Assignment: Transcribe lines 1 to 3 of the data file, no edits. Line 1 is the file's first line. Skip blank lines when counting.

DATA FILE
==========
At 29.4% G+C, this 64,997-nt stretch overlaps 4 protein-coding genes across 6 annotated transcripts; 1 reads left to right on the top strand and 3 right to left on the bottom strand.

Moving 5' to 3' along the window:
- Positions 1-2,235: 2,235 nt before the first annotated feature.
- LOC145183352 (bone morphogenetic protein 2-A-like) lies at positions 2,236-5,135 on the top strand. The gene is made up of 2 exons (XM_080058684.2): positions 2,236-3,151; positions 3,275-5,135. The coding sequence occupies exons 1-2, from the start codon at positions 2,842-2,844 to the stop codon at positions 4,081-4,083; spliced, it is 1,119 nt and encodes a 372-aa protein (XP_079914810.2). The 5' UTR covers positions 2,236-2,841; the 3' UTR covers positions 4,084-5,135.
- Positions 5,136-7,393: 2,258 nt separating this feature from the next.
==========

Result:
At 29.4% G+C, this 64,997-nt stretch overlaps 4 protein-coding genes across 6 annotated transcripts; 1 reads left to right on the top strand and 3 right to left on the bottom strand.

Moving 5' to 3' along the window:
- Positions 1-2,235: 2,235 nt before the first annotated feature.